Well, okay. I do. But I think all fiction writers have weird brains. If other writers are anything at all like me, they spend a considerable amount of time in their heads thinking about counterfactual scenarios. I mean, for the story I'm working on I'm imagining the lives of two main characters who don't actually exist, in a setting that I assembled in my head, working on a problem (and using a bit of technology) that isn't real, speaking sentences to each other out of personalities that I constructed, and falling in love in a hopefully dramatic and funny (but nonexistent) fashion.
So I asked my colleague if she ever fantasized. She said, "Sure, but it's always about me. I'm getting teacher of the year or winning the lottery or growing better flowers than last season. Everybody does that. But your fantasies don't connect to you. Regular fantasies have an evolutionary logic to them. If I can imagine something better for myself, than I'm likely to try to achieve it. My fantasies give me a chance to rehearse a better outcome. Evolution favors those who do better. Your fantasies aren't about you. It's like you're having somebody else's fantasies. How does that make sense?"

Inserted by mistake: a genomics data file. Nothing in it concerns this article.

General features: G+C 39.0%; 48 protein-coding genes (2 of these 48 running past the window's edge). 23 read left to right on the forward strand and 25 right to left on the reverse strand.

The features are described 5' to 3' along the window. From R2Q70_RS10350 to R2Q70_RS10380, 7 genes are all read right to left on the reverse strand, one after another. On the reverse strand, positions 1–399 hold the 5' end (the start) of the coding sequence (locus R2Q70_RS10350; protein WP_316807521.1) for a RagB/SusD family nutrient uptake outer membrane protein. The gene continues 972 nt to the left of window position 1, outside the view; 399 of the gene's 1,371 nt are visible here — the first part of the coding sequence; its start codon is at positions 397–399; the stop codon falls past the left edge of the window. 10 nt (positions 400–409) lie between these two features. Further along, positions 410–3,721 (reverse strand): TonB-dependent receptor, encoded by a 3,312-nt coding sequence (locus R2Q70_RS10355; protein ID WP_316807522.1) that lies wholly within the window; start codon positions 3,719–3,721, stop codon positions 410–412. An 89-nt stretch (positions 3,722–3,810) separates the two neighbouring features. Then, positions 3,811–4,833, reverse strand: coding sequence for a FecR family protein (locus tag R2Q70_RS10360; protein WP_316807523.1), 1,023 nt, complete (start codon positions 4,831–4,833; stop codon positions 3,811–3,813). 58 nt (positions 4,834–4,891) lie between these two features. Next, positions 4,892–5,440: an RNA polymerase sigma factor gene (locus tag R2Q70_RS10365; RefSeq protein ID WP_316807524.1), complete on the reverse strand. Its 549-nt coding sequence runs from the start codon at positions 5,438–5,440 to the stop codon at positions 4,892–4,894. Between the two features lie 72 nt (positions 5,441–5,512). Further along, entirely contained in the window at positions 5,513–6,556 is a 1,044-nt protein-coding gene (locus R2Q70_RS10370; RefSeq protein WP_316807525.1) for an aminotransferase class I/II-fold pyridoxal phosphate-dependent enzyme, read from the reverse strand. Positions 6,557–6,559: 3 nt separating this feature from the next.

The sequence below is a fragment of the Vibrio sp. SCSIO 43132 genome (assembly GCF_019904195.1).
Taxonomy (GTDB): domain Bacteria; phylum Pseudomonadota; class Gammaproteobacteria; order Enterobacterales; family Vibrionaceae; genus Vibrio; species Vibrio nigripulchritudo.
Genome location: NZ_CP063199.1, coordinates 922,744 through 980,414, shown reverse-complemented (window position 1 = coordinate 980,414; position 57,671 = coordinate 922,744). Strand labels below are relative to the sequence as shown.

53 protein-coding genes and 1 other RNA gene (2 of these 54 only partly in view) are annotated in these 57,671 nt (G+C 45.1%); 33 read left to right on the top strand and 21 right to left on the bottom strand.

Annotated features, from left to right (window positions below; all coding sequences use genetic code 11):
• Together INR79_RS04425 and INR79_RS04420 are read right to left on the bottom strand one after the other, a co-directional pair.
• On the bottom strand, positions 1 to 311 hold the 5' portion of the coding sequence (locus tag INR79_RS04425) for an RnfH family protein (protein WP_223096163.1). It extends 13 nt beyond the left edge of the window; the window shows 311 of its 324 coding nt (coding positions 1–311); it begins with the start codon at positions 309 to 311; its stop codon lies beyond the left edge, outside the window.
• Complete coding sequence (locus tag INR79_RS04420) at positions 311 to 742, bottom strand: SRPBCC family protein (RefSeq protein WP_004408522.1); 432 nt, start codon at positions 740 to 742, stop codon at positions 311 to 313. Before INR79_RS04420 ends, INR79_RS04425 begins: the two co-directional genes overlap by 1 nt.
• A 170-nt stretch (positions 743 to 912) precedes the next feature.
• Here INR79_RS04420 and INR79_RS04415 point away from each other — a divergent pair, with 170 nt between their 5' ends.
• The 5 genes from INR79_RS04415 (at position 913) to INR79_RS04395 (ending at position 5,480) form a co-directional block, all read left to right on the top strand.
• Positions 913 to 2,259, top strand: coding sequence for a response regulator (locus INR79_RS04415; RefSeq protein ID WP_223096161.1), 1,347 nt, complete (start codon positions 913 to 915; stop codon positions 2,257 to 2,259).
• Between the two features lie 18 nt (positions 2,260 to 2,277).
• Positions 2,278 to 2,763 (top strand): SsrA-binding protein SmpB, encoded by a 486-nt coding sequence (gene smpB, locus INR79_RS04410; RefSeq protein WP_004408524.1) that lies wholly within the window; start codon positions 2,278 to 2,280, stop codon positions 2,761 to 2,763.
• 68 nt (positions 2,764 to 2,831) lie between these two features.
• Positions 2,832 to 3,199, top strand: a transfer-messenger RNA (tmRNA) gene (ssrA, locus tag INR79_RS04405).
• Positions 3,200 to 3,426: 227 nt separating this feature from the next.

I didn't have an answer that I could make in evolutionary terms. I hadn't thought of fiction's role in an evolutionary context, nor had I considered nature's purpose in giving me an imagination that involves making up lives for people other than myself, but I've been thinking about where my head hangs out all day. It's true, I think, that fiction writers brains are operating in a fundamentally different way than non-writers much of the time.
I remember in high school that I was asked one of those strange, philosophical questions that aren't answerable but that can nag at you constantly. The question was, "How do you know that the color you see as blue, I see as red, but the color I see as red I call 'blue' because that's always has been the way I've seen it. We could both be looking at the same thing, talking about it like we both understand it, but be seeing it completely differently. How would we even know?"
I think writers must be a little bit like that. We look at the world just like our non-writing friends, and we can talk to them about it in a way they understand, but we're seeing it in a completely different way. "Nice tree," my friend says, while admiring the way the sun plays off its leaves. "Yes, it is," I say, while thinking about lynchings, and leprechauns living in caves beneath the roots, and how the trees didn't like to have their apples picked when Dorothy was hungry.
See! Weird brain.